Viewpoint: MA hinders ACO model

Not only do many inequities exist between Medicare Advantage and the Medicare Shared Savings Accountable Care Organization program, but the programs are also in direct conflict, David Introcaso, PhD, wrote for the American Journal of Managed Care.

According to Dr. Introcaso, MA conflicts with ACO programs because it serves twice as many beneficiaries as ACOs and is expected to increase from 31 to 40 percent of all Medicare enrollees in five years. Yet HHS Secretary Burwell wants to have 50 percent of fee-for-service Medicare payments tied to quality in the next three years. MA markets are also incredibly concentrated, Dr. Introcaso wrote, which makes them difficult environments for ACOs, which generally have less favorable rules, he said.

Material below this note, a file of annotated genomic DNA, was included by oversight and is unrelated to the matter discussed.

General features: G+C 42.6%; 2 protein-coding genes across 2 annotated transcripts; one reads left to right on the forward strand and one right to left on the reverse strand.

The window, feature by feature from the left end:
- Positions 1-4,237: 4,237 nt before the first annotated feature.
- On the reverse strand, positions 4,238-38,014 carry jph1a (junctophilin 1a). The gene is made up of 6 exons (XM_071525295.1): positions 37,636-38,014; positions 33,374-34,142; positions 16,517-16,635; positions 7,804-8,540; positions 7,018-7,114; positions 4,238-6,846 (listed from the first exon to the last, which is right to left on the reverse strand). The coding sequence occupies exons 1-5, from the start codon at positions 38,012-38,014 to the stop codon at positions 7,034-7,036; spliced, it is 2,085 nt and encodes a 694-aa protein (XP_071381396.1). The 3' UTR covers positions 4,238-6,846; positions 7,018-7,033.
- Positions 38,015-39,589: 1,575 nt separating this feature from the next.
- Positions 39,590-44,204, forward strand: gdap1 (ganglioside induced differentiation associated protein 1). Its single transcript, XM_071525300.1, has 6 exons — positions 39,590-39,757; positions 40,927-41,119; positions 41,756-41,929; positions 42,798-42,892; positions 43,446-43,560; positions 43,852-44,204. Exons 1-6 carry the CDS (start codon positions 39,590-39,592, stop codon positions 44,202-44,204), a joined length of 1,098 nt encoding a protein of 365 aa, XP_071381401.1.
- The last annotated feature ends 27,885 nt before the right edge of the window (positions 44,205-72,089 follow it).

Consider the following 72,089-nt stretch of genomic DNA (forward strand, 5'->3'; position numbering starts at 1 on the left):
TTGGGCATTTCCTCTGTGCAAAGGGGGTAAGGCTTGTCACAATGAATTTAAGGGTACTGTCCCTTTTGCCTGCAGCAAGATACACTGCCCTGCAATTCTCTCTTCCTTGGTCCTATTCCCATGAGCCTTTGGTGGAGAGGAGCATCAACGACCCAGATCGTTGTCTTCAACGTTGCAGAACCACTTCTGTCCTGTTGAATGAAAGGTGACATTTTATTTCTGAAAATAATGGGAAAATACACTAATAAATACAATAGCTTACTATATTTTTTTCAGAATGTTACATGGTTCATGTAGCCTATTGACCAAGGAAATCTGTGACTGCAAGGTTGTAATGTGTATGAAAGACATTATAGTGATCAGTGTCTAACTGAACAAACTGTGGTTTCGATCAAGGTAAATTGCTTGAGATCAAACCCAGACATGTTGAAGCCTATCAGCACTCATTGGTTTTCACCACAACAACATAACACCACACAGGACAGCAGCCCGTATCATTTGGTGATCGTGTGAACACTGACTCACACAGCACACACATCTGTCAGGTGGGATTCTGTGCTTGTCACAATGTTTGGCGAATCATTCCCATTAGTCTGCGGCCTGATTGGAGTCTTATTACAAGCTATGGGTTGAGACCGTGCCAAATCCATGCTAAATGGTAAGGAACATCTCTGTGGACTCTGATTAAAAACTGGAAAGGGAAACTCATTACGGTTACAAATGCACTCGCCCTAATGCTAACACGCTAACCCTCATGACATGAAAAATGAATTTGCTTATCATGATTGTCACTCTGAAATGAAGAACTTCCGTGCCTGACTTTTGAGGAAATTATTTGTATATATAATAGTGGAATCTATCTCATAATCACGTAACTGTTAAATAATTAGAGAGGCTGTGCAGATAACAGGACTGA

According to Dr. Introcaso, CMS should address the following six inequities between the two programs, at a minimum.

1. ACO beneficiaries are not allowed to choose, but MA enrollees can.
2. MA cost benchmarks are created on a county basis, while ACO benchmarks are set by historical utilization.
3. ACO beneficiary risk adjustment scores are fixed, MA scores are not.
4. ACO plans do not have the opportunity MA plans have to earn bonuses for quality achievement.
5. ACO programs do not provide patients with additional supplemental benefits, though MA plans can.
6. MA is considered cost neutral, whereas ACOs are meant to track Medicare savings.

Read the full viewpoint here.


More articles on accountable care:

Blue Shield of California ACOs save $325M in 5 years
How ACOs can avoid antitrust scrutiny
UnitedHealthcare, IHN of Wisconsin exceed quality goals in first year of ACO

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